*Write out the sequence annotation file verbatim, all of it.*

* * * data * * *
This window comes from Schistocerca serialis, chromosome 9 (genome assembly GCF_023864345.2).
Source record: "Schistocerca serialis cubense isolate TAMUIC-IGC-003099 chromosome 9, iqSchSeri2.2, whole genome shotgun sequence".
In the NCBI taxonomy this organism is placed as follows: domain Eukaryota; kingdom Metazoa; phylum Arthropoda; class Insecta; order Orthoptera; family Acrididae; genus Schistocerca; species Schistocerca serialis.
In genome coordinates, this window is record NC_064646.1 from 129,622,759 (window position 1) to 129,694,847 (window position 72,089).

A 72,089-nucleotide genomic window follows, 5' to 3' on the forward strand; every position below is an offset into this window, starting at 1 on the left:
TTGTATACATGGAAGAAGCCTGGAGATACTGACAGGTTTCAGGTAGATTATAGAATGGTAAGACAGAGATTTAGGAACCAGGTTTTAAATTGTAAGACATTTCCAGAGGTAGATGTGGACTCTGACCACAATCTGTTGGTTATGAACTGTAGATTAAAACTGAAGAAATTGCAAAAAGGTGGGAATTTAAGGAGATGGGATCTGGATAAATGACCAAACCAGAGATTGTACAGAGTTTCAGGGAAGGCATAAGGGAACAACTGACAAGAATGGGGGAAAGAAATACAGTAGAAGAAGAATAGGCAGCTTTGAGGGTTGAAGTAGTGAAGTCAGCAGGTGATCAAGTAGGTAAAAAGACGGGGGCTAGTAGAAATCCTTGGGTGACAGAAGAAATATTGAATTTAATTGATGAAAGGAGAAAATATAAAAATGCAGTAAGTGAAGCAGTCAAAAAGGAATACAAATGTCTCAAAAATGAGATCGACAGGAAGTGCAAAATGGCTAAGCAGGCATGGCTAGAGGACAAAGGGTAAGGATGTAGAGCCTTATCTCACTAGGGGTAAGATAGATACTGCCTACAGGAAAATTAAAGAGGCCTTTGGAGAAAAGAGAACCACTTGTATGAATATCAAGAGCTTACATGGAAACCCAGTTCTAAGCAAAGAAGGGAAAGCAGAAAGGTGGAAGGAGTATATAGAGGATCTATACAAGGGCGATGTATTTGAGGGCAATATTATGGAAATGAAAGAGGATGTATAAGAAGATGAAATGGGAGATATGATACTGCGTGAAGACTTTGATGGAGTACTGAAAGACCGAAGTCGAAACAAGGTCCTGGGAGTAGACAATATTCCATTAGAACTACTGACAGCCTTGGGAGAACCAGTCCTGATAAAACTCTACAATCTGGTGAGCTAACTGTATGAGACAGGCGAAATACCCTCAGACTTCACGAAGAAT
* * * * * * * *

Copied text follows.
This window comes from Schistocerca serialis, chromosome 9 (genome assembly GCF_023864345.2).
Source record: "Schistocerca serialis cubense isolate TAMUIC-IGC-003099 chromosome 9, iqSchSeri2.2, whole genome shotgun sequence".
In the NCBI taxonomy this organism is placed as follows: domain Eukaryota; kingdom Metazoa; phylum Arthropoda; class Insecta; order Orthoptera; family Acrididae; genus Schistocerca; species Schistocerca serialis.
In genome coordinates, this window is record NC_064646.1 from 129,622,759 (window position 1) to 129,694,847 (window position 72,089).

A 72,089-nucleotide genomic window follows, 5' to 3' on the forward strand; every position below is an offset into this window, starting at 1 on the left:
TTGTATACATGGAAGAAGCCTGGAGATACTGACAGGTTTCAGGTAGATTATAGAATGGTAAGACAGAGATTTAGGAACCAGGTTTTAAATTGTAAGACATTTCCAGAGGTAGATGTGGACTCTGACCACAATCTGTTGGTTATGAACTGTAGATTAAAACTGAAGAAATTGCAAAAAGGTGGGAATTTAAGGAGATGGGATCTGGATAAATGACCAAACCAGAGATTGTACAGAGTTTCAGGGAAGGCATAAGGGAACAACTGACAAGAATGGGGGAAAGAAATACAGTAGAAGAAGAATAGGCAGCTTTGAGGGTTGAAGTAGTGAAGTCAGCAGGTGATCAAGTAGGTAAAAAGACGGGGGCTAGTAGAAATCCTTGGGTGACAGAAGAAATATTGAATTTAATTGATGAAAGGAGAAAATATAAAAATGCAGTAAGTGAAGCAGTCAAAAAGGAATACAAATGTCTCAAAAATGAGATCGACAGGAAGTGCAAAATGGCTAAGCAGGCATGGCTAGAGGACAAAGGGTAAGGATGTAGAGCCTTATCTCACTAGGGGTAAGATAGATACTGCCTACAGGAAAATTAAAGAGGCCTTTGGAGAAAAGAGAACCACTTGTATGAATATCAAGAGCTTACATGGAAACCCAGTTCTAAGCAAAGAAGGGAAAGCAGAAAGGTGGAAGGAGTATATAGAGGATCTATACAAGGGCGATGTATTTGAGGGCAATATTATGGAAATGAAAGAGGATGTATAAGAAGATGAAATGGGAGATATGATACTGCGTGAAGACTTTGATGGAGTACTGAAAGACCGAAGTCGAAACAAGGTCCTGGGAGTAGACAATATTCCATTAGAACTACTGACAGCCTTGGGAGAACCAGTCCTGATAAAACTCTACAATCTGGTGAGCTAACTGTATGAGACAGGCGAAATACCCTCAGACTTCACGAAGAAT